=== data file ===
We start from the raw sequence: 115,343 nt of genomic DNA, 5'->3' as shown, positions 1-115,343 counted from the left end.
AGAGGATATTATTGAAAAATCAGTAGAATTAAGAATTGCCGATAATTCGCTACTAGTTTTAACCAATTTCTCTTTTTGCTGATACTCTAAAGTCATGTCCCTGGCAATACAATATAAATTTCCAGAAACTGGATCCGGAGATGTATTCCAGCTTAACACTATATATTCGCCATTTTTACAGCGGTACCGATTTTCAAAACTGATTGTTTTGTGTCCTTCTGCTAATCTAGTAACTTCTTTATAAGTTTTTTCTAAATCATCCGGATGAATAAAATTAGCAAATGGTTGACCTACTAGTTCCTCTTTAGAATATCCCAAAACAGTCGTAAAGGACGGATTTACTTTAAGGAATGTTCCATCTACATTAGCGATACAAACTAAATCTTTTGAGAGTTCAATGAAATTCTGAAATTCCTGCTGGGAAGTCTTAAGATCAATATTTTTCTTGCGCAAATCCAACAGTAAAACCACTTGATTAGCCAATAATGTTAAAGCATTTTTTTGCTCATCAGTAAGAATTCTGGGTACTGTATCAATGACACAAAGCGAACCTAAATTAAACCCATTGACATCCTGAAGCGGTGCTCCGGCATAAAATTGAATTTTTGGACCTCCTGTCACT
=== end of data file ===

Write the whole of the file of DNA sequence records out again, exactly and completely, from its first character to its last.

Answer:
We start from the raw sequence: 115,343 nt of genomic DNA, 5'->3' as shown, positions 1-115,343 counted from the left end.
AGAGGATATTATTGAAAAATCAGTAGAATTAAGAATTGCCGATAATTCGCTACTAGTTTTAACCAATTTCTCTTTTTGCTGATACTCTAAAGTCATGTCCCTGGCAATACAATATAAATTTCCAGAAACTGGATCCGGAGATGTATTCCAGCTTAACACTATATATTCGCCATTTTTACAGCGGTACCGATTTTCAAAACTGATTGTTTTGTGTCCTTCTGCTAATCTAGTAACTTCTTTATAAGTTTTTTCTAAATCATCCGGATGAATAAAATTAGCAAATGGTTGACCTACTAGTTCCTCTTTAGAATATCCCAAAACAGTCGTAAAGGACGGATTTACTTTAAGGAATGTTCCATCTACATTAGCGATACAAACTAAATCTTTTGAGAGTTCAATGAAATTCTGAAATTCCTGCTGGGAAGTCTTAAGATCAATATTTTTCTTGCGCAAATCCAACAGTAAAACCACTTGATTAGCCAATAATGTTAAAGCATTTTTTTGCTCATCAGTAAGAATTCTGGGTACTGTATCAATGACACAAAGCGAACCTAAATTAAACCCATTGACATCCTGAAGCGGTGCTCCGGCATAAAATTGAATTTTTGGACCTCCTGTCACT